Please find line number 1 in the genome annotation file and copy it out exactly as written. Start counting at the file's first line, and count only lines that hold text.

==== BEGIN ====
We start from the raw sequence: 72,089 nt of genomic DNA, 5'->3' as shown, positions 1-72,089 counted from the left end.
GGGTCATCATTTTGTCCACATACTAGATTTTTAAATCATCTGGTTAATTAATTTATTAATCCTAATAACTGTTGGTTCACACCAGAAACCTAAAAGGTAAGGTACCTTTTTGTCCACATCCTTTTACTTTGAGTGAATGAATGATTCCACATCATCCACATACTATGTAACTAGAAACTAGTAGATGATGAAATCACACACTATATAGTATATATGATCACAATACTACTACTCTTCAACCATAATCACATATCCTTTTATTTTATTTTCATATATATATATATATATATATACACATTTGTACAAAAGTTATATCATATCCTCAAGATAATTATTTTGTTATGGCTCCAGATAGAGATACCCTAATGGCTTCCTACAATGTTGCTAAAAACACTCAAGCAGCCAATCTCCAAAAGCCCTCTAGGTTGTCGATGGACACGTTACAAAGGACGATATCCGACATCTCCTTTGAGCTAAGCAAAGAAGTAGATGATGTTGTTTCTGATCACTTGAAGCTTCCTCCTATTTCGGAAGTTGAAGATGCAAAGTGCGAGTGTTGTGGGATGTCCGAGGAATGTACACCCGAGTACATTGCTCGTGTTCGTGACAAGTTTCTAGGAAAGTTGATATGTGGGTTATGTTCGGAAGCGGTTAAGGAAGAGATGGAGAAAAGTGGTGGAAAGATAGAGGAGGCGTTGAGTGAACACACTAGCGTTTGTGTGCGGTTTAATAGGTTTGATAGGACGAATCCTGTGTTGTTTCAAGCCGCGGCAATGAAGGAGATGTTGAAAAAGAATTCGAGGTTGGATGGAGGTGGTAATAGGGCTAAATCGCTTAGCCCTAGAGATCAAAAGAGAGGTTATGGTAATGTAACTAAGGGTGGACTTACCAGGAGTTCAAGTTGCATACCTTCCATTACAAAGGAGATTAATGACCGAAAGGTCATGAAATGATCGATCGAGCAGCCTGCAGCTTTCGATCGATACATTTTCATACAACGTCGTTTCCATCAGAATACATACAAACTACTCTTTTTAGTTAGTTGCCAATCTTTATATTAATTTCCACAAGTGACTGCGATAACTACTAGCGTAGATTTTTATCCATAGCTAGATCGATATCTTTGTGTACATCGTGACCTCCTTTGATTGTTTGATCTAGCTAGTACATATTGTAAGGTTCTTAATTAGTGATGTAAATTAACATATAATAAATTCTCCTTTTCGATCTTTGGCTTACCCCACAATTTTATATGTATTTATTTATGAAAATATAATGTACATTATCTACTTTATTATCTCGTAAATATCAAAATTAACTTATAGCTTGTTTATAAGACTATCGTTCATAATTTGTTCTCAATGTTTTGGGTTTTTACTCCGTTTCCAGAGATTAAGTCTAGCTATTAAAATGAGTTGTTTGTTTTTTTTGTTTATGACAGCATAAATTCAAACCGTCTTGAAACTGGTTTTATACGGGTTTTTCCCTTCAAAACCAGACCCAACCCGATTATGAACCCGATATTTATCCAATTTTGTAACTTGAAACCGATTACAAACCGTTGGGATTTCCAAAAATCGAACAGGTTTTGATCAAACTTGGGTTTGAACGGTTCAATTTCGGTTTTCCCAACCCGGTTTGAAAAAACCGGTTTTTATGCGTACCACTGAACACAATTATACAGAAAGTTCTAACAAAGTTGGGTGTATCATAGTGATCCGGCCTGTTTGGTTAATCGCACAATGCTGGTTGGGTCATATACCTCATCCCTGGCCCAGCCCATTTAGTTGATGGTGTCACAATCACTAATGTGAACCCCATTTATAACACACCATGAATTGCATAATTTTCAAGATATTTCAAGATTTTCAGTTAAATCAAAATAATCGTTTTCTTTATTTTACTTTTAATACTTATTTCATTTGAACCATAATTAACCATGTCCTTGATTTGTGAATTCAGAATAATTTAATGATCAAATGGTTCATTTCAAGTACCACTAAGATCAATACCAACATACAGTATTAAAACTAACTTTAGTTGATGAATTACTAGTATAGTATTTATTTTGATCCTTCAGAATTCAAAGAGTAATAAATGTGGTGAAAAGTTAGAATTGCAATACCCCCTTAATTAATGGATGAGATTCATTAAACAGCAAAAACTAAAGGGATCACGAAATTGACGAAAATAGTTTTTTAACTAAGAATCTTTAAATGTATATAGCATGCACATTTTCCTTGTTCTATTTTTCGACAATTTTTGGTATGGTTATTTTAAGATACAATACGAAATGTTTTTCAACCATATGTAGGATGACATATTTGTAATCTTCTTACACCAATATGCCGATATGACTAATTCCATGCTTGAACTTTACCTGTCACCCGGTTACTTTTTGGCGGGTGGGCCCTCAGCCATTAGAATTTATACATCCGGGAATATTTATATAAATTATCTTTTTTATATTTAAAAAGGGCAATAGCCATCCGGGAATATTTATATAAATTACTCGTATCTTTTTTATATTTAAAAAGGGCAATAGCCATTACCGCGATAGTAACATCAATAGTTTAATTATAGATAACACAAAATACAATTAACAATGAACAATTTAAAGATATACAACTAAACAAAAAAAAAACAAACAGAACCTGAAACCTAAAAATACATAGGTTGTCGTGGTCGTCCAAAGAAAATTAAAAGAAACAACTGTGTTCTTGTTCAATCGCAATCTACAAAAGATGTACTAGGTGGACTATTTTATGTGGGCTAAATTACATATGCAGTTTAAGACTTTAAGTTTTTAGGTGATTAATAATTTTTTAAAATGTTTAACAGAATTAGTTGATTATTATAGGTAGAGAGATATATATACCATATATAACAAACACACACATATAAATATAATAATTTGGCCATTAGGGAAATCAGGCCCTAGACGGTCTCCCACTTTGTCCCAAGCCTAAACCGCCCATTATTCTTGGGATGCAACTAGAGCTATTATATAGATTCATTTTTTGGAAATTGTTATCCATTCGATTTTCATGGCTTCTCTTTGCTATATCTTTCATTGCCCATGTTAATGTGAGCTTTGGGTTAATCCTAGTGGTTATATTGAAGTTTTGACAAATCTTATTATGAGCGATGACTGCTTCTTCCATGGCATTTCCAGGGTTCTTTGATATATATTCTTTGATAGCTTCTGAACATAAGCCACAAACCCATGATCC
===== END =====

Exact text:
We start from the raw sequence: 72,089 nt of genomic DNA, 5'->3' as shown, positions 1-72,089 counted from the left end.